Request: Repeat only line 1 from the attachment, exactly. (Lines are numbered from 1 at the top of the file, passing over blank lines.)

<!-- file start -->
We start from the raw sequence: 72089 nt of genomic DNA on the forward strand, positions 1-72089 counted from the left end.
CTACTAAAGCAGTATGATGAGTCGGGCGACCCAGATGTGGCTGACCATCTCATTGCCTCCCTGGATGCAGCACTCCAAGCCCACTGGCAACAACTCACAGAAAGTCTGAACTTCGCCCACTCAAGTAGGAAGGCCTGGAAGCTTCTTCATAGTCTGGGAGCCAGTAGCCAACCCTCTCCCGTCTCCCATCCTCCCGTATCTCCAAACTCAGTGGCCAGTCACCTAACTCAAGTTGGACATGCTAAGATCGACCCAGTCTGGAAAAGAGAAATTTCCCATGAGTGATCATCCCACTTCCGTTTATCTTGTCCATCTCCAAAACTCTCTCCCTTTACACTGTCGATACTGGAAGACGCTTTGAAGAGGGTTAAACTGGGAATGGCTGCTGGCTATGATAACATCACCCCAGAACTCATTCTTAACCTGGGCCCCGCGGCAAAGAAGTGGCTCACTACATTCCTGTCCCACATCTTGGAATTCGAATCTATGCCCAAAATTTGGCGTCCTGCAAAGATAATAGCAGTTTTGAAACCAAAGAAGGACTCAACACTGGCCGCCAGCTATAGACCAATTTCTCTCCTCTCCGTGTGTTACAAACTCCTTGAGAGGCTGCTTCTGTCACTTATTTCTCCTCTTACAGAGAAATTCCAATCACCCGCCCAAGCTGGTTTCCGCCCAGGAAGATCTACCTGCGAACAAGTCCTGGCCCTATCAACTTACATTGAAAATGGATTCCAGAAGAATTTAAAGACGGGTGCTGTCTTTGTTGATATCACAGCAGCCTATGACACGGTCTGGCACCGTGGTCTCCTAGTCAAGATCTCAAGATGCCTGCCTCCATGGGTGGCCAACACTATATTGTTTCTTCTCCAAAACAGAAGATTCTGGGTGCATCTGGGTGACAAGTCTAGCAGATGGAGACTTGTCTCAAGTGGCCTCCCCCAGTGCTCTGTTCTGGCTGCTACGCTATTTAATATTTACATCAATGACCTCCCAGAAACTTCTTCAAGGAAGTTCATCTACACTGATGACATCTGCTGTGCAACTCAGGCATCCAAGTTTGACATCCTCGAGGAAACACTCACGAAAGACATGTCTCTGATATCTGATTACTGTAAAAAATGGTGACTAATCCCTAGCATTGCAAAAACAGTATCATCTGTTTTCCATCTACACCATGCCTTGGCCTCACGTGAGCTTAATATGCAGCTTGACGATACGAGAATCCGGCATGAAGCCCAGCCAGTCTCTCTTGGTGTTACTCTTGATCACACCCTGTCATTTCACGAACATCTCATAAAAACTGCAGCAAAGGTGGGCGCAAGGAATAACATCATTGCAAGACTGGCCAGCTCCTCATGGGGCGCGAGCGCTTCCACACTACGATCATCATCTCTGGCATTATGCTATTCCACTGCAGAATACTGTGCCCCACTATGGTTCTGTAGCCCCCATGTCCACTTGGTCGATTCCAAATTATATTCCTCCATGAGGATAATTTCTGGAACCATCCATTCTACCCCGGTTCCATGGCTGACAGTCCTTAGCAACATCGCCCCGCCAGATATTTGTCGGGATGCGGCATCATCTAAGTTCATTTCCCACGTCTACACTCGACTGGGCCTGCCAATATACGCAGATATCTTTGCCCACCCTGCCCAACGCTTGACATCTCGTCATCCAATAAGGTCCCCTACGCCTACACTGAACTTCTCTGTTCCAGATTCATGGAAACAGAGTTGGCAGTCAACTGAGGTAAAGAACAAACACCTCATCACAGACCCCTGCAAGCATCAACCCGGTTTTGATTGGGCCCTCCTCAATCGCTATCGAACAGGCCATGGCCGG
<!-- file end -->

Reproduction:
We start from the raw sequence: 72089 nt of genomic DNA on the forward strand, positions 1-72089 counted from the left end.